BACKGROUND: Intake of carbonated beverages has been associated with increased fracture risk in observational studies. The usual explanation given is that one or more of the beverage constituents increase urinary calcium. OBJECTIVE: We assessed the short-term effects on urinary calcium excretion of carbonated beverages of various compositions. DESIGN: An incomplete random block design was used to study 20-40-y-old women who customarily consumed > or =680 mL carbonated beverages daily. Four carbonated beverages were tested: 2 with caffeine and 2 without. Two contained phosphoric acid as the acidulant and 2 contained citric acid. The study included one neutral control (water) and one positive control (skim or chocolate milk). Serving size was 567 mL for the carbonated beverages and water and 340 mL for the milks. Beverages were consumed with a light breakfast after an overnight fast; no other foods were ingested until urine collection was complete. pH, titratable and total acidity, sodium, creatinine, and calcium were measured in 2-h (morning) fasting and 5-h postbeverage urine specimens. RESULTS: Relative to water, urinary calcium rose significantly only with the milks and the 2 caffeine-containing beverages. The excess calciuria was approximately 0.25 mmol, about the same as previously reported for caffeine alone. Phosphoric acid without caffeine produced no excess calciuria; nor did it augment the calciuria of caffeine. CONCLUSIONS: The excess calciuria associated with consumption of carbonated beverages is confined to caffeinated beverages. Acidulant type has no acute effect. Because the caffeine effect is known to be compensated for by reduced calciuria later in the day, we conclude that the net effect of carbonated beverage constituents on calcium economy is negligible. The skeletal effects of carbonated beverage consumption are likely due primarily to milk displacement.  (+info)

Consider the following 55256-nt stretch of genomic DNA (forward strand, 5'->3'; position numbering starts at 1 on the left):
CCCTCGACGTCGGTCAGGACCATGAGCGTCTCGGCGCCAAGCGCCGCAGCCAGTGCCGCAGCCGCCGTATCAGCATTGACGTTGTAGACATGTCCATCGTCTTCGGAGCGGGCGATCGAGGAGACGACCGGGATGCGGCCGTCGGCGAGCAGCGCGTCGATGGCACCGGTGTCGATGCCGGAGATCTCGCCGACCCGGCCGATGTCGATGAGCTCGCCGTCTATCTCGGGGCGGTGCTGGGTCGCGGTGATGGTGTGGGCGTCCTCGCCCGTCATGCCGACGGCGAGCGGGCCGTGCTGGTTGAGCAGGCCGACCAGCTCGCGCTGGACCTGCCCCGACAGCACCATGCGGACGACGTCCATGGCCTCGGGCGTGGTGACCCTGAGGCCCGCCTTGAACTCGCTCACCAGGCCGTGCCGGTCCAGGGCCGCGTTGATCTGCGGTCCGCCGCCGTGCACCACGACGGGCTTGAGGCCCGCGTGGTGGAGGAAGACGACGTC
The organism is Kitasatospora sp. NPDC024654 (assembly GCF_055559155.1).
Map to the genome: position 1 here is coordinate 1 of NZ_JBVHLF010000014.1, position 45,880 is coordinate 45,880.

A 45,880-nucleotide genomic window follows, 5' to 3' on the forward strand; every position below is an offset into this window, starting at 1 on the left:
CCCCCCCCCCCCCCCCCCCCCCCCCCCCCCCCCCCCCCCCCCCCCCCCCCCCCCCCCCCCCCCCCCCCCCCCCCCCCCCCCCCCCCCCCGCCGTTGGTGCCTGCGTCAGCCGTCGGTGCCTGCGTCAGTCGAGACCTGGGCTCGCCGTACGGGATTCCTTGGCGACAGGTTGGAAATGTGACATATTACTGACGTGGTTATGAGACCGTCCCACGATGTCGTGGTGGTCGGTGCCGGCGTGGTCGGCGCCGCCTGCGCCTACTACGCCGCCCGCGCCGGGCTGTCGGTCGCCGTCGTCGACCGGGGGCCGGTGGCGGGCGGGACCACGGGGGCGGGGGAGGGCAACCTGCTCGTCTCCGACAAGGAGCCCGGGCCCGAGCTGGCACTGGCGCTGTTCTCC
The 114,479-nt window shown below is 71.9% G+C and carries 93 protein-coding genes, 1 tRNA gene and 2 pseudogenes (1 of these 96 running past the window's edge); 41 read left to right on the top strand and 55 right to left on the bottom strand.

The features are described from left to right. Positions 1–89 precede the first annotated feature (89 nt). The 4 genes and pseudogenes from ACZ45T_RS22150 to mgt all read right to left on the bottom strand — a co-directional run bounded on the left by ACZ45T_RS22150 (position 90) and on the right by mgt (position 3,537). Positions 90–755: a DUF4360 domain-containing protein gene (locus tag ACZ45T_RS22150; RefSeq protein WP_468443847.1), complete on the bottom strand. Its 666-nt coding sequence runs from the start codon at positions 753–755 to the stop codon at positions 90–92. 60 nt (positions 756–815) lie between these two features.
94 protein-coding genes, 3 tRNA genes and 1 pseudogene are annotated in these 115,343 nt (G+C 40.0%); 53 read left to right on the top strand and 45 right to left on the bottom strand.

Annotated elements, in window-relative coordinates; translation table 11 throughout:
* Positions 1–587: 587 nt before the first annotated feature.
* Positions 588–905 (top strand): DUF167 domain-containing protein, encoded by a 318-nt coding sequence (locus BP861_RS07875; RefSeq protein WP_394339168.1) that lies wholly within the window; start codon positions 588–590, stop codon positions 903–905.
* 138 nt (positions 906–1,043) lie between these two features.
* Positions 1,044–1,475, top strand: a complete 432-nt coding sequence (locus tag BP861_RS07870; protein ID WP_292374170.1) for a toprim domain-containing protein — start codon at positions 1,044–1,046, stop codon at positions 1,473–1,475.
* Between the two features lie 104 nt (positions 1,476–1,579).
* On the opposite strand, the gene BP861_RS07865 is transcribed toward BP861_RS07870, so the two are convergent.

sugar-sweetened


  • Be it a cola, non-cola, diet soda or other sugar-sweetened carbonated beverage, carbonated beverages can increase your risk of serious health issues. (livestrong.com)
  • The rising incidence of diabetes and obesity among adults as well as children has also resulted in the declining sales of soft drinks and other sugar sweetened beverages. (qyresearchreports.com)
  • Despite the fact that summer is almost on its way in India, Coca Cola India has been forced to close down a number of plants in the country owing to insufficient demand for carbonated and sugar sweetened beverages. (qyresearchreports.com)

Lemon-Lime


  • This page is all about the nutrition of Carbonated beverage, lemon-lime soda, contains caffeine. (bellaonline.com)

drinks


  • Non-carbonated drinks, which now account for nearly a third of all beverages sold in the state, were left out of the law, meaning billions of lemonade, iced tea, Gatorade and water bottles wind up in the trash or in recycling bins. (uticaod.com)
  • You'll still find trash cans overflowing with empties, though, but these are empty water bottles, discarded bottles of Gatorade and other sports drinks, iced tea, lemonade and other non-carbonated beverages. (uticaod.com)
  • Under the state's bottling law, which went into effect in 1983, bottles and cans of carbonated beverages like soft drinks, beer and mineral water can be redeemed for a nickel a piece. (uticaod.com)